Have you ever wondered how to claim unclaimed money in any bank account you have forgotten or lost track of? If yes, then you are not alone.
According to the Reserve Bank of India (RBI) data for 2021, 31.08 crores are lying unclaimed in various bank accounts across the country. Data suggests the Number of Accounts With ‘Unclaimed Deposits’ in ‘Public Sector Banks’ Crosses 10 Crore.
But there’s no need to overthink how to claim unclaimed deposits when there’s an easy and fast way to find out about your unclaimed deposits right now. The Reserve Bank of India has recently launched a centralized web portal called UDGAM (Unclaimed Deposits – Gateway to Access information) for the public to search their unclaimed deposits across multiple banks in one place.
In this article, we will go over all you need to know about how to claim unclaimed deposits, kicking off with the basics. We will also go through how to use the RBI website efficiently and provide some ideas and suggestions to help you keep track of your deposits in the future. So, let’s get this party started!
What are Unclaimed Deposits?
Have you ever opened a bank account just to forget about it? Or have you ever deposited money in a bank and not claimed it for years? If you answered yes, how to claim these unclaimed deposits is more important to you than to anybody else.
Unclaimed deposits are the money lying idle in bank accounts that have not been operated or claimed by the customers for a long time. According to the RBI, a deposit is classified as ‘unclaimed’ if the customer hasn’t made any transaction using that account for at least 10 years. These deposits may include savings accounts, fixed deposits, recurring deposits, current accounts, or any other type of deposit account.
You may wonder why people leave their money unclaimed in banks. Now, there could be various reasons for this, such as:
- The customer may have passed away without informing the nominee or legal heir about the account.
- The customer may have changed their address, phone number, email, or other contact details without updating the bank.
- The customer may have lost or misplaced their passbook, checkbook, ATM card, or other documents related to the account.
- The customer may have multiple accounts in different banks and may not remember all of them.
- The customer may have no need or interest in using the account.
Whatever the reason, unclaimed deposits are a massive loss for both the customers and the banks. The deposits lying unclaimed after the expiry of 3 months after 10 years must be transferred to the RBI’s Depositor Education and Awareness (DEA) Fund monthly.
The balances in the DEA Funds may be used by the RBI for depositor interest or other purposes connected to depositor interest as authorized by the RBI. The customers lose their hard-earned money and the interest on it. The banks lose their potential business and goodwill. Moreover, unclaimed deposits are also vulnerable to fraud and misuse by unscrupulous elements.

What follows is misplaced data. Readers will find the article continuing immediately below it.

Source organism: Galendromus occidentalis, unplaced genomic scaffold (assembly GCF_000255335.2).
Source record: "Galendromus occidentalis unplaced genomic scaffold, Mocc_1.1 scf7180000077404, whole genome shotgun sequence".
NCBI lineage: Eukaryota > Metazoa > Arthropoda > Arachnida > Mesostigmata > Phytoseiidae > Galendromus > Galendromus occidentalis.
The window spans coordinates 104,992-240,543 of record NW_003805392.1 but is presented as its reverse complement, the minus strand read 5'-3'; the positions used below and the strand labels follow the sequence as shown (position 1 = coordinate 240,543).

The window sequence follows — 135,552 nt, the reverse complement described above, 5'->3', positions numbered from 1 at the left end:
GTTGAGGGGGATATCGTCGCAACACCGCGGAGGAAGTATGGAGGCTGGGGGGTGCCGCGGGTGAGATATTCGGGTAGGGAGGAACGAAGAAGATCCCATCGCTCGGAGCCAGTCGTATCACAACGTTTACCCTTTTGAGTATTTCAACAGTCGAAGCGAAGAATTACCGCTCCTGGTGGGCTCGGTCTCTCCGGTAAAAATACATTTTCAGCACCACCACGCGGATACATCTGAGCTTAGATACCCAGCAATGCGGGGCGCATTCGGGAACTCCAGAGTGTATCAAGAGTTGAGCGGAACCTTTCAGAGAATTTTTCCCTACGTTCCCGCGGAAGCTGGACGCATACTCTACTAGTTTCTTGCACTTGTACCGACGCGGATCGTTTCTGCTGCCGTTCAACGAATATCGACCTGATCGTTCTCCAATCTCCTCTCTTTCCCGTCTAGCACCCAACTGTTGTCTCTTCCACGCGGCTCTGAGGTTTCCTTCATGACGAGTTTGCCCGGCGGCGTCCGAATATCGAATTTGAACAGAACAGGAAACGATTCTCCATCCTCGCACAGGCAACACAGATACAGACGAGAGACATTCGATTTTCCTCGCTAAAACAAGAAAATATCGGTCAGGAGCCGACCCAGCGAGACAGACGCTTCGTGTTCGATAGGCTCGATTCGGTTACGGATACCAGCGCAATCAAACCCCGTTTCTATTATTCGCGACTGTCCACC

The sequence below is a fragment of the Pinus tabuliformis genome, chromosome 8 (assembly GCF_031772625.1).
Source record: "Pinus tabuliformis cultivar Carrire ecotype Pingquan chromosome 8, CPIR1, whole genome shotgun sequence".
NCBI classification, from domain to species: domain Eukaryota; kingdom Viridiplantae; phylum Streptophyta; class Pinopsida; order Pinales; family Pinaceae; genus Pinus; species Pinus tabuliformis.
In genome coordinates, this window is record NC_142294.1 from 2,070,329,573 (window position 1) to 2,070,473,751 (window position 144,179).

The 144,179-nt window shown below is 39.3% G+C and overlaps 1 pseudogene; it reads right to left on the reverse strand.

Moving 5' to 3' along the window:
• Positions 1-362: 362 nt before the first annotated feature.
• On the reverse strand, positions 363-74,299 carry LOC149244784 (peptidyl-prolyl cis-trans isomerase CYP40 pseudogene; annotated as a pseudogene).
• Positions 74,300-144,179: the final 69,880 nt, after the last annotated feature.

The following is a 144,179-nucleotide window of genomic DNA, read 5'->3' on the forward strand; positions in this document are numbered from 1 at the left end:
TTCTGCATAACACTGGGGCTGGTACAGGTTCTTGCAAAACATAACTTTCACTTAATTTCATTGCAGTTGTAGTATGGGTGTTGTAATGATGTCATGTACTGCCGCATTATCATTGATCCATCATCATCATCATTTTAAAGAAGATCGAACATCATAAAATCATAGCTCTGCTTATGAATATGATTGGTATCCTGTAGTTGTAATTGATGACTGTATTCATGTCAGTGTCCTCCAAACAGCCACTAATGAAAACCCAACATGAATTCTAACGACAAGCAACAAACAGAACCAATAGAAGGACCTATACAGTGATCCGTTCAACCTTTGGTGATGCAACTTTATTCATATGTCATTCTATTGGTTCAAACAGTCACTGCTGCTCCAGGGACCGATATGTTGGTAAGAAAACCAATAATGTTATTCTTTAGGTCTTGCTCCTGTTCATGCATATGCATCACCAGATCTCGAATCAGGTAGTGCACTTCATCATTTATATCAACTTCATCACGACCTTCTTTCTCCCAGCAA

Therefore, the customers and the banks need to track and know more about how to claim unclaimed deposits in the Bank.
Overview of the UDGAM Portal
The number of unclaimed deposits transferred to the RBI has decreased from 48,262 crores in March 2022 (in FY 2021-22) to Rs. 35,012 crores in February 2023 (in FY 2022-23) as a result of the RBI’s proactive activities to raise awareness about ‘how to claim unclaimed deposits.’
Among these initiatives to help customers learn how to claim unclaimed deposits, the RBI launched UDGAM (Unclaimed Deposits – Gateway to Access Information) on August 17, 2023.
UDGAM is a centralized web portal accessible to the public to search their unclaimed deposits across multiple banks in one place. Currently, only seven banks are included in the UDGAM site; however, this service will be extended to other Banks by October 15, 2023.
The seven Banks in the list include-
- State Bank of India (SBI)
- Punjab National Bank (PNB)
- Central Bank of India (CBI)
- South Indian Bank Ltd
- Dhanlaxmi Bank Ltd
- DBS Bank India Ltd
The “unclaimed deposits” that are covered under the umbrella of UDGAM include-
- Savings Account
- Current Account
- Fixed Deposits
- Credit account
- Loan account
- ATM Balances
- Unpaid Demand Drafts/ Banker’s Cheques
- Margin Money issued against Letter of Guarantee
- Unadjusted NEFT Credit Balances
You may simply identify and track your unclaimed deposits on the UGDAM site by entering the appropriate user credentials. UDGAM employs industry-leading AI technology to enhance the user experience.
How to Find Unclaimed Deposits from the UDGAM Portal?
If you’ve learned what constitutes an unclaimed deposit but are still unsure how to claim unclaimed deposits, follow the steps below-
Step 1: Register as a user on the UDGAM portal. Put in your-
- Date of birth
- Mobile number
- Email, etc.
Then, create a password. You will also receive an OTP on your mobile number and email for verification.
Step 2: Log in to the UDGAM portal using your registered mobile number, email, and password. You will see a dashboard with various options: search, view, edit, download, etc.